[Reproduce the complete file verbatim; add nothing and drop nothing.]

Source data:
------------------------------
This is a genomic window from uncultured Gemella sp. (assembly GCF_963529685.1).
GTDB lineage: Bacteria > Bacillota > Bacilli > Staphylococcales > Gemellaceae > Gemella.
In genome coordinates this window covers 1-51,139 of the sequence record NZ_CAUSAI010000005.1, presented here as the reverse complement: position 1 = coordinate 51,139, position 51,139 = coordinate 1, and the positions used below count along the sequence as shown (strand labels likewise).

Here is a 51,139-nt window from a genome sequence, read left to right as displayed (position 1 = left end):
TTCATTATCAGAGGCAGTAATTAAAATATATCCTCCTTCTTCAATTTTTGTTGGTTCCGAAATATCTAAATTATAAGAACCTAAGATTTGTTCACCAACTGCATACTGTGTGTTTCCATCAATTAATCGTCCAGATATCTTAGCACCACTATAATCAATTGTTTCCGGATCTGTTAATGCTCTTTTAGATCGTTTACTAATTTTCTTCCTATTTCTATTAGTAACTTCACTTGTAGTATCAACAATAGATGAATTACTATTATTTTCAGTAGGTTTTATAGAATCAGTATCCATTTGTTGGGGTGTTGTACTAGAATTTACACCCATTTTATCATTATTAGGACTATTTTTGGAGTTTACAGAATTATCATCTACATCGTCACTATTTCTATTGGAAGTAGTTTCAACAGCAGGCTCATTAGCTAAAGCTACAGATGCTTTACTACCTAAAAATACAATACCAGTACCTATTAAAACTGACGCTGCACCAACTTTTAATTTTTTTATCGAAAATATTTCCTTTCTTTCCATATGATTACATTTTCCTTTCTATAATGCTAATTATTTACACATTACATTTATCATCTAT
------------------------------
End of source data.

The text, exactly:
This is a genomic window from uncultured Gemella sp. (assembly GCF_963529685.1).
GTDB lineage: Bacteria > Bacillota > Bacilli > Staphylococcales > Gemellaceae > Gemella.
In genome coordinates this window covers 1-51,139 of the sequence record NZ_CAUSAI010000005.1, presented here as the reverse complement: position 1 = coordinate 51,139, position 51,139 = coordinate 1, and the positions used below count along the sequence as shown (strand labels likewise).

Here is a 51,139-nt window from a genome sequence, read left to right as displayed (position 1 = left end):
TTCATTATCAGAGGCAGTAATTAAAATATATCCTCCTTCTTCAATTTTTGTTGGTTCCGAAATATCTAAATTATAAGAACCTAAGATTTGTTCACCAACTGCATACTGTGTGTTTCCATCAATTAATCGTCCAGATATCTTAGCACCACTATAATCAATTGTTTCCGGATCTGTTAATGCTCTTTTAGATCGTTTACTAATTTTCTTCCTATTTCTATTAGTAACTTCACTTGTAGTATCAACAATAGATGAATTACTATTATTTTCAGTAGGTTTTATAGAATCAGTATCCATTTGTTGGGGTGTTGTACTAGAATTTACACCCATTTTATCATTATTAGGACTATTTTTGGAGTTTACAGAATTATCATCTACATCGTCACTATTTCTATTGGAAGTAGTTTCAACAGCAGGCTCATTAGCTAAAGCTACAGATGCTTTACTACCTAAAAATACAATACCAGTACCTATTAAAACTGACGCTGCACCAACTTTTAATTTTTTTATCGAAAATATTTCCTTTCTTTCCATATGATTACATTTTCCTTTCTATAATGCTAATTATTTACACATTACATTTATCATCTAT